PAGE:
JUST WAR: warfare that is justified by a moral or legal tradition.
Just war theory presumes that there are legitimate uses of war but also sets moral boundaries on the waging of war. It deals with two fundamental questions concerning the ethics of war and peace: When is it morally and legally justified to go to war? What moral principles should we follow during war? Jus ad bellum (moral justifications for going to war) requires that the cause for war is just; the right authority makes the decision; the decision is made with the right intention of bringing about peace; the war is a last resort; the overall evil of the war does not outweigh the good. Jus in bello (moral principles to follow during war) governs the treatment of prisoners; requires the protection of civilians, and prohibits the disproportionate use of force. A third part of just war theory is jus post bellum, denoting justice after war.
The historical aspect of just war, also referred to as the just war tradition, represents the historical rules, such as the Geneva Conventions, that have been applied to wars. Ethical theorists of international relations must consider the philosophical coherence of international agreements and reflect upon the circumstances that legitimize the waging of war.
- Just War - Stanford Encyclopedia of Philosophy
- Just War Theory - Internet Encyclopedia
- Just War Theory
1. Refer to Michael Walzer's remarks on just war. What distinguishes preemptive war from preventive war? Consider the case of Germany in World War II and answer Walzer's question: Is regime change ever a just cause of war?
2. The international community has been unable to come together under the banner of just war to stop genocide in the Sudan. What political factors constrain the waging of a just war? What obligation does the international community have to declare just war? Compare the Sudanese case to that of Rwanda, Iraq, and Kosovo. What similarities/differences are there between these cases and how do they relate to the concept of just war?
3. The 2006 mid-term election sparked contentious debate on American's role in Iraq, particularly with regards to America's role jus post bellum. What responsibility does the United States have in the reconstruction of Iraq?
Selected Carnegie Council Materials
SPECIAL REPORT: War with Iraq (2003)
Noah Feldman, What We Owe Iraq: War and the Ethics of Nation Building
Whitley Kaufman, "What’s Wrong with Preventive War? The Moral and Legal Basis for the Use of Preventive Force."
Jeff McMahan, "Just Cause for War"
Robert J. Myers, "Notes on the Just War Theory: Whose Justice, Which Wars?"
Thomas M. Nichols "Just War, Not Prevention."
Albert C. Pierce, "Just War Principles and Economic Sanctions."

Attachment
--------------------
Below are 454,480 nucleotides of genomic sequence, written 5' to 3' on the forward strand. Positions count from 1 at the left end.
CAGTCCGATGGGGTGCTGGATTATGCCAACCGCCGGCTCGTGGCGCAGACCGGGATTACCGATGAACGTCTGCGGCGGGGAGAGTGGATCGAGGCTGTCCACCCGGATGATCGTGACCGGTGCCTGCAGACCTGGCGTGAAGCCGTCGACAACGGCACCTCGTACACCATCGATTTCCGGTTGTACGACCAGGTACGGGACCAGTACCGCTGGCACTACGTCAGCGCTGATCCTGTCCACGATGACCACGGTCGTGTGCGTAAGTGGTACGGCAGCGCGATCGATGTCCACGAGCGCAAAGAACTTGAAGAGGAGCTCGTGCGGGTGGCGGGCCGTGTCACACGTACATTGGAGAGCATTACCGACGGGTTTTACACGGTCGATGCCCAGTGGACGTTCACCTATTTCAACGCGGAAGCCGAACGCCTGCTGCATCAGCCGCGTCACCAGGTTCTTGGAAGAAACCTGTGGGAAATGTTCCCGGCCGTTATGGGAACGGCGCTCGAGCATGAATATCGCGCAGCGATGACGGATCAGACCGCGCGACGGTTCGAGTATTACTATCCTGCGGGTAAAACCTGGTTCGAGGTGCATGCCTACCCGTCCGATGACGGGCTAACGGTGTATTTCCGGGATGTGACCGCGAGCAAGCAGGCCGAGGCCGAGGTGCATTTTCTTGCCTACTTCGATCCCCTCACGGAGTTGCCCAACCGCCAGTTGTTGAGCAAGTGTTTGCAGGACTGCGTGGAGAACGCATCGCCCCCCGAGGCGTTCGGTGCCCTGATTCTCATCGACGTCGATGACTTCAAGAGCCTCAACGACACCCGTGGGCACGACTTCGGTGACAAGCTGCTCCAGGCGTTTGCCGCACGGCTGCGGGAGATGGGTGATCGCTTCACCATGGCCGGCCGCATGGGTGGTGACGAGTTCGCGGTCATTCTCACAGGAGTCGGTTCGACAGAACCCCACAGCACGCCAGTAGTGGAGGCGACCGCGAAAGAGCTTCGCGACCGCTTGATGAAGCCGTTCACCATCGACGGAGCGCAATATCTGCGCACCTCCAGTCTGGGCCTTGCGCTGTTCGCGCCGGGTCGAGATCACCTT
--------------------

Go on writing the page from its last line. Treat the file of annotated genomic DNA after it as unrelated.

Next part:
Joel H. Rosenthal, Thomas M. Nichols, Jean Bethke Elshtain, Just War?
Joel H. Rosenthal, In the Shadow of Haditha: Essential Resources on Ethics in War
Joel H. Rosenthal, "New Rules for War?"
Joel H. Rosenthal, Dilemmas of Humanitarian and Peace Operations
Scott A. Silverstone, The Ethical Limits to Preventive War
Michael Walzer, Arguing About War 2006 and 2004
Bull, Hedley. "Recapturing the Just War for Political Theory." World Politics Vol. 31 No. 4 (1979): 588-599.
Elshtain, Jean Bethke. Just War Against Terror: The Burden of American Power in a Violent World. (New York: Basic Books, 2003).
Elshtain, Jean Bethke, ed. Just War Theory. (Oxford: Basil Blackwell, 1992).
Evans, Mark (ed.). Just War Theory: A Reappraisal. (New York: Palgrave Macmillan, 2005).
Fixdal, Mona and Dan Smith. "Humanitarian Intervention and Just War." Mershon International Studies Review Vol. 42 No. 2 (1998): 283-312.
Hehir, Bryan J. "The Just-War Ethic Revisited." In Ideas and Ideals: Essays on Politics in Honor of Stanley Hoffmann, edited by Linda B. Miller and Michael Joseph Smith, 144-161. (Boulder, CO: Westview Press, 1993).
Hoffman, Stanley. Duties Beyond Borders. (Syracuse University Press, 1981).
Johnson, James Turner. Can Modern Wars Be Just? (New Haven: Yale University Press, 1984).
Kelsay, John and James Turner Johnson, eds. Just War and Jihad: Historical and Theoretical Perspectives on War and Peace in Western and Islamic Traditions. (New York: Greenwood, 1991).
Oberleitner, Gerd. "A Just War Against Terror?" Peace Review. 16 (2004): 263-268.
Ramsey, Paul. The Just War: Force and Political Responsibility, updated edition. (Lanham, MD: Rowman & Littlefield, 2002).
Rengger, Nicholas. "On the Just War Tradition in the Twenty-First Century." International Affairs. 78 (2002): 353-363.
Walzer, Michael. Just and Unjust Wars: A Moral Argument with Historical Illustrations. 3rd ed. (London: Basic Books, 2000).
Zinn, Howard. "A Just Cause, Not a Just War." Progressive. 65 (2001):16-19.